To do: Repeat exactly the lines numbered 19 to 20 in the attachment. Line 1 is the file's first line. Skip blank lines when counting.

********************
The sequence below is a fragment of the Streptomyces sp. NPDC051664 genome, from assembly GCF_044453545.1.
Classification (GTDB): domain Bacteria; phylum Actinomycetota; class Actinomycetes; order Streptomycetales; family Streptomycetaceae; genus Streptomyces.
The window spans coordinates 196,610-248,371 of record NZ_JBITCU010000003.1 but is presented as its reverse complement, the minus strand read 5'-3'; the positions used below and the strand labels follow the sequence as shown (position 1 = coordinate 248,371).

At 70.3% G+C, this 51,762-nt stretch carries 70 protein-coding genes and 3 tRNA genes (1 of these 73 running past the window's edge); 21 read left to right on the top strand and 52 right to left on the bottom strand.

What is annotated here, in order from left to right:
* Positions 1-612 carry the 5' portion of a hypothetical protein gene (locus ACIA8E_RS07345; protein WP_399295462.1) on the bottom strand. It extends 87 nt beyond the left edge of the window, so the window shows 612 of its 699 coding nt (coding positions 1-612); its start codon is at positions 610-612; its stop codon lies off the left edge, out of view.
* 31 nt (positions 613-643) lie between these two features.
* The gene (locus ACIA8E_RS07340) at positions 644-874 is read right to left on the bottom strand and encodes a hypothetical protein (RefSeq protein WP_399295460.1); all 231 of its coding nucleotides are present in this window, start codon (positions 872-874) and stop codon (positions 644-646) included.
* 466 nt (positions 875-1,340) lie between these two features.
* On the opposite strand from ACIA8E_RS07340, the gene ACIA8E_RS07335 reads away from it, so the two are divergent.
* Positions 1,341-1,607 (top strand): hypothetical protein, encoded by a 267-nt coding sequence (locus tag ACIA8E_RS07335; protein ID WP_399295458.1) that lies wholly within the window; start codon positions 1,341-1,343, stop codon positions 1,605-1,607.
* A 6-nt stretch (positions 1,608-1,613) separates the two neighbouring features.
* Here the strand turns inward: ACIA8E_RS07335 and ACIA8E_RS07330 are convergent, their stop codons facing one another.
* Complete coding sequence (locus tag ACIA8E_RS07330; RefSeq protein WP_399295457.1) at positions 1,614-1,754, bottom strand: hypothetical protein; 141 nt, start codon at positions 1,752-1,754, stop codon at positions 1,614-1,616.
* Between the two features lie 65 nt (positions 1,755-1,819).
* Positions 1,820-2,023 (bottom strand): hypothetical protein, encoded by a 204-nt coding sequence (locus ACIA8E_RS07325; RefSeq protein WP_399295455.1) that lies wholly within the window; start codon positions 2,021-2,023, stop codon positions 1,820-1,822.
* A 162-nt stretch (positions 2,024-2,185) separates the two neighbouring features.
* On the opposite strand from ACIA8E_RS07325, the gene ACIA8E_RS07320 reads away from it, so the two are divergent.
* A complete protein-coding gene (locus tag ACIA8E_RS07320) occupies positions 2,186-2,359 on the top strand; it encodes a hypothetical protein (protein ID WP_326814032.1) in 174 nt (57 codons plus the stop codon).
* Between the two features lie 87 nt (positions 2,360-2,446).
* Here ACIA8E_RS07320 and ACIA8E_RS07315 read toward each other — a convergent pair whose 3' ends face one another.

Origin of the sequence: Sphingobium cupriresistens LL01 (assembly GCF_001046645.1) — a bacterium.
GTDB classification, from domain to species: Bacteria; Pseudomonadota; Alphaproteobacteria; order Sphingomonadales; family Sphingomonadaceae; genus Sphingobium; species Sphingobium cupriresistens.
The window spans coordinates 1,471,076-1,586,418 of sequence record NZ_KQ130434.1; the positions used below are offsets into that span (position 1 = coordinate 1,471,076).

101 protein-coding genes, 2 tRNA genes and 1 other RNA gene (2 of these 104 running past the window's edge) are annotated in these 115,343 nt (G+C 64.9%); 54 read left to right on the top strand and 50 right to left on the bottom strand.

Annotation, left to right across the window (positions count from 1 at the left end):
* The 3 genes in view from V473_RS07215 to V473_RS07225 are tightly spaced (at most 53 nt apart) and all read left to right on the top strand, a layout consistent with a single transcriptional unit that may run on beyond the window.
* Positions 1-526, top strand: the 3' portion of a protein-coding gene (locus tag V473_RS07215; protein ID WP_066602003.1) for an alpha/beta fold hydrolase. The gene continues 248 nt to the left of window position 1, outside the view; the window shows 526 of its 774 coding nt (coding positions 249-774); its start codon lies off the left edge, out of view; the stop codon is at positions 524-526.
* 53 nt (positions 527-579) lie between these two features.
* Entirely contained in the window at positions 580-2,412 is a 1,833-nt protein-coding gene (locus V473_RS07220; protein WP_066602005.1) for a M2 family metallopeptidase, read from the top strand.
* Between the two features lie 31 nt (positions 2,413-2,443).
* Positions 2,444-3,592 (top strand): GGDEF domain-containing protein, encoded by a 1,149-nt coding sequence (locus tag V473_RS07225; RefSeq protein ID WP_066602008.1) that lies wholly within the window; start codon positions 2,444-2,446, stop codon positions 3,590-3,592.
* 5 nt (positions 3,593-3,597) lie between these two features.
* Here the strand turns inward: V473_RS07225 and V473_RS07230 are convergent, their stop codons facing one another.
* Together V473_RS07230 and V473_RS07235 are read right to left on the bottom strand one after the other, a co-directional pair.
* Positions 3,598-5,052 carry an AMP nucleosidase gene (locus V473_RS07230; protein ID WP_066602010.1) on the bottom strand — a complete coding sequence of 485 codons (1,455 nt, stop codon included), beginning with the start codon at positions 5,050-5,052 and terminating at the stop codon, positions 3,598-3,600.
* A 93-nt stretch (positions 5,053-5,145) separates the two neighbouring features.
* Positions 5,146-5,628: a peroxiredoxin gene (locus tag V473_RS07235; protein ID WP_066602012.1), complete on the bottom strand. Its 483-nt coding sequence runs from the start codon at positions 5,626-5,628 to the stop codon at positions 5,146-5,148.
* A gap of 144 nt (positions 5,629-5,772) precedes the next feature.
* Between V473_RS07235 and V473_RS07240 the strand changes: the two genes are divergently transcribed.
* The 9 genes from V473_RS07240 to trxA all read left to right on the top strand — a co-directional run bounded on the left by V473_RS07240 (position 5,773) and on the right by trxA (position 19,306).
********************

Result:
* A complete protein-coding gene (locus tag ACIA8E_RS07320) occupies positions 2,186-2,359 on the top strand; it encodes a hypothetical protein (protein ID WP_326814032.1) in 174 nt (57 codons plus the stop codon).
* Between the two features lie 87 nt (positions 2,360-2,446).